Colorado Shakespeare Gardens is currently planning an expansion and upgrade of the gardens that is expected to take several years.[38]

Notes[edit]

  1. ^ Institute of Outdoor Theatre
  2. ^ coloradoshakes.org
  3. ^ "Separate Lives: The Story of Mary Rippon" by Sylvia Pettem
  4. ^ CU Heritage Center, "Playwright and professor linked in spirit in Mary Rippon Theater" by Sylvia Pettem, Daily Camera
  5. ^ James S. Sandoe Papers; L. Tom Perry Special Collections, Harold B. Lee Library, Brigham Young University
  6. ^ a b Colorado Shakespeare Festival 2014 program
  7. ^ a b c d e f g h i Ron Engle, Felicia Hardison Londré and Daniel J. Watermeier, ed. (1995). Shakespeare Companies and Festivals: An International Guide. Greenwood Publishing. }
  8. ^ Office of University Communications, University of Colorado Boulder
  9. ^ coloradoshakes.org
  10. ^ a b c Greg Glasgow (January 28, 2007). "Arts and Entertainment: Dick Devin". Daily Camera. 
  11. ^ CU Connections
  12. ^ "Philip Sneed: A bard comes home," Denver Post
  13. ^ Denver Post
  14. ^ coloradoshakes.org
  15. ^ "Phil Sneed leaving Colorado Shakes for Arvada Center" by John Moore, culturewest.org
  16. ^ Colorado Shakespeare Festival, coloradoshakes.org
  17. ^ "CSF's Russian connection continues," University of Colorado
  18. ^ a b "Colorado Shakespeare Festival restructures after $950,000 shortfall," Daily Camera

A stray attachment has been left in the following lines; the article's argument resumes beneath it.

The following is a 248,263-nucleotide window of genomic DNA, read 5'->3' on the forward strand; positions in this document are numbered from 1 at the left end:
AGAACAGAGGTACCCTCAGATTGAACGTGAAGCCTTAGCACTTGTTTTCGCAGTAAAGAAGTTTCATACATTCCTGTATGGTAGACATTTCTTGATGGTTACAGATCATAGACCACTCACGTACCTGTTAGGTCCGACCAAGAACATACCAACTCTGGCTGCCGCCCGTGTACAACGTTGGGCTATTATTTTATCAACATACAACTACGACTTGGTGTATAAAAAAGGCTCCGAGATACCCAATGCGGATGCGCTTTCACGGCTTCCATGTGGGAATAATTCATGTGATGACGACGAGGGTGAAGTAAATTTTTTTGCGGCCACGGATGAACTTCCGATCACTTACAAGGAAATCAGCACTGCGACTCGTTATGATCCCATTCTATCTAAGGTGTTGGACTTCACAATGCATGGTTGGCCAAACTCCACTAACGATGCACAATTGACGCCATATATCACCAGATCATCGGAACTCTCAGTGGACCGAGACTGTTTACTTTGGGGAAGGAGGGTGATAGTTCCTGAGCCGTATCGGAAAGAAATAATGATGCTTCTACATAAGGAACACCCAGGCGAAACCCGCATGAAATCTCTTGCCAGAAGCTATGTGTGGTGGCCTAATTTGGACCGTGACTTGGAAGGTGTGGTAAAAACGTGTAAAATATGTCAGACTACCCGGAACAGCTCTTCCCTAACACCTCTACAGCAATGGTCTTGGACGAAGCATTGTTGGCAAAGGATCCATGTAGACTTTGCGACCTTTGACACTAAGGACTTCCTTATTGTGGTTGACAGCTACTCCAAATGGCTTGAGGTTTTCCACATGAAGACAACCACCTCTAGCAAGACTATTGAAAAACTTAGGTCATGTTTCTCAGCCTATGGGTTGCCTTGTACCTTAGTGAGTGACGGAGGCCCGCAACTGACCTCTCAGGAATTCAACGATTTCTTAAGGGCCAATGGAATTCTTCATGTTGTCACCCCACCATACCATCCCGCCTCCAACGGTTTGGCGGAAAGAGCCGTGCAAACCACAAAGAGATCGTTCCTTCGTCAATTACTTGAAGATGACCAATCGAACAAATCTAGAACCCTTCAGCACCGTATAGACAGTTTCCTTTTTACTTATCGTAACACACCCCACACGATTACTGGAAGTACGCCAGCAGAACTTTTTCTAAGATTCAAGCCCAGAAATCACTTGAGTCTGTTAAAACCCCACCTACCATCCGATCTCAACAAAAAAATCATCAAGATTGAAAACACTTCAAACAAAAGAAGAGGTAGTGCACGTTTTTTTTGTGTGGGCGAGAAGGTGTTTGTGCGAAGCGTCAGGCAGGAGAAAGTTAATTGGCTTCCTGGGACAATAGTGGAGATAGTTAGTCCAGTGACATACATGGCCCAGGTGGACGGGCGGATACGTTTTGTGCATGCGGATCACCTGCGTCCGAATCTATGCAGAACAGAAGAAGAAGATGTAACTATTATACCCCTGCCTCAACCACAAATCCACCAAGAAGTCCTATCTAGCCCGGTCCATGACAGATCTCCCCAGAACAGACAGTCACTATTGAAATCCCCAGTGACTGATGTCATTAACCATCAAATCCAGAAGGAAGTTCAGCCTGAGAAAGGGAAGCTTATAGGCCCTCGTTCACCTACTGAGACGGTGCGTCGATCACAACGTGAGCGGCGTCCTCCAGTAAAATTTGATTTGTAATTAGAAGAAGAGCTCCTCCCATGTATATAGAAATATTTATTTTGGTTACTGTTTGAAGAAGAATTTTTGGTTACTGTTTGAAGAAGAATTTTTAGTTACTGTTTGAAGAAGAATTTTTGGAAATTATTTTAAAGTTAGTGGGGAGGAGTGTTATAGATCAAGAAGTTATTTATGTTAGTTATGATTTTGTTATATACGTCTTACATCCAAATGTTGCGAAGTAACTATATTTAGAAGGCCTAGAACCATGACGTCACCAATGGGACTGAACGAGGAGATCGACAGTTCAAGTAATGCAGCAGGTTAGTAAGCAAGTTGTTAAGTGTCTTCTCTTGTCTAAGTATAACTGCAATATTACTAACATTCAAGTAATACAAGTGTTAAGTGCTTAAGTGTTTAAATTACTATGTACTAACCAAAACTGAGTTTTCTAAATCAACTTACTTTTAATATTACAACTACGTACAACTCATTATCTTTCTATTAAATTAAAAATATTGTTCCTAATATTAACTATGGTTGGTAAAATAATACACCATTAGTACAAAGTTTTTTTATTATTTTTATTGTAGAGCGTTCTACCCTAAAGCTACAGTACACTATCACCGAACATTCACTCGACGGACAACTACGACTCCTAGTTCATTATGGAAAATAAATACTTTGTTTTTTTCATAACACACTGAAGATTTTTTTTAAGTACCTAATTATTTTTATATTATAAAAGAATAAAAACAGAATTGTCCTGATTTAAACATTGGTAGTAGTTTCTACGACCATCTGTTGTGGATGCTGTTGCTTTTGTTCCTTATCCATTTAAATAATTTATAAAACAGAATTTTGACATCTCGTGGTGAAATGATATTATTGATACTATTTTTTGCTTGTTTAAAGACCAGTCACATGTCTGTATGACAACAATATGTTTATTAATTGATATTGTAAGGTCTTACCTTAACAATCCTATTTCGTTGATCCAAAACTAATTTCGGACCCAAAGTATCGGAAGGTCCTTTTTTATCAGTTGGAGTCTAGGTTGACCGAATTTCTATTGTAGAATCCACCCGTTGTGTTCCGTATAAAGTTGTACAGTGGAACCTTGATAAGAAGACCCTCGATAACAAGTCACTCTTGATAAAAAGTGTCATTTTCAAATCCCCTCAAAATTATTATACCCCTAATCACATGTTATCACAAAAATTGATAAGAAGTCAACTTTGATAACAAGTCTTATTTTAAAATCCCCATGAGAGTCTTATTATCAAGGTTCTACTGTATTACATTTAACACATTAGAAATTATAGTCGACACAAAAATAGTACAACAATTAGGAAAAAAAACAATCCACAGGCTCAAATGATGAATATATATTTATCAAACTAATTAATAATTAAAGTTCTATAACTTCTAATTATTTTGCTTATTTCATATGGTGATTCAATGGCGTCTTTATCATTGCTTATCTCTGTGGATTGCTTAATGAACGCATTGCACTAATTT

19. ^ a b Memo, University of Colorado College of Arts and Sciences, July 5, 2012
  20. ^ "Box office changes," cupresents.org
  21. ^ "Philip Sneed resigns from Colorado Shakespeare Festival," Daily Camera
  22. ^ "CU-Boulder sees strong final act for 2013 Colorado Shakespeare Festival season" by Sarah Kuta, Daily Camera
  23. ^ santacruzshakespeare.org
  24. ^ "N.C. Shakespeare Festival ends operations after 37 years," Raleigh News and Record
  25. ^ "As others fold, Colorado Shakespeare Festival comes back strong," culturewest.com
  26. ^ "The cast of A Midsummer Night's Dream features no shortage of standouts" by Juliet Wittman
  27. ^ "Critic John Moore joins Denver Center," Denver Post
  28. ^ John Moore, culturewest.org
  29. ^ "Colorado Shakespeare Festival hires Tim Orr producing (as) artistic director," Daily Camera
  30. ^ paulrudnick.com
  31. ^ Denver Post
  32. ^ coloradodrama.com
  33. ^ John Barrymore trove gives "I Hate Hamlet" more than a ghost of a chance," Denver Post
  34. ^ "Colorado Shakespeare Festival posts second straight year of revenue gains," Daily Camera
  35. ^ "Anti-bullying lessons with the Bard," March 28, 2013
  36. ^ coloradoshakes.org
  37. ^ Colorado Shakespeare Gardens
  38. ^ a b http://www.coloradoshakespearegardens.org
  39. ^ coloradoshakespearegardens.org

External links[edit]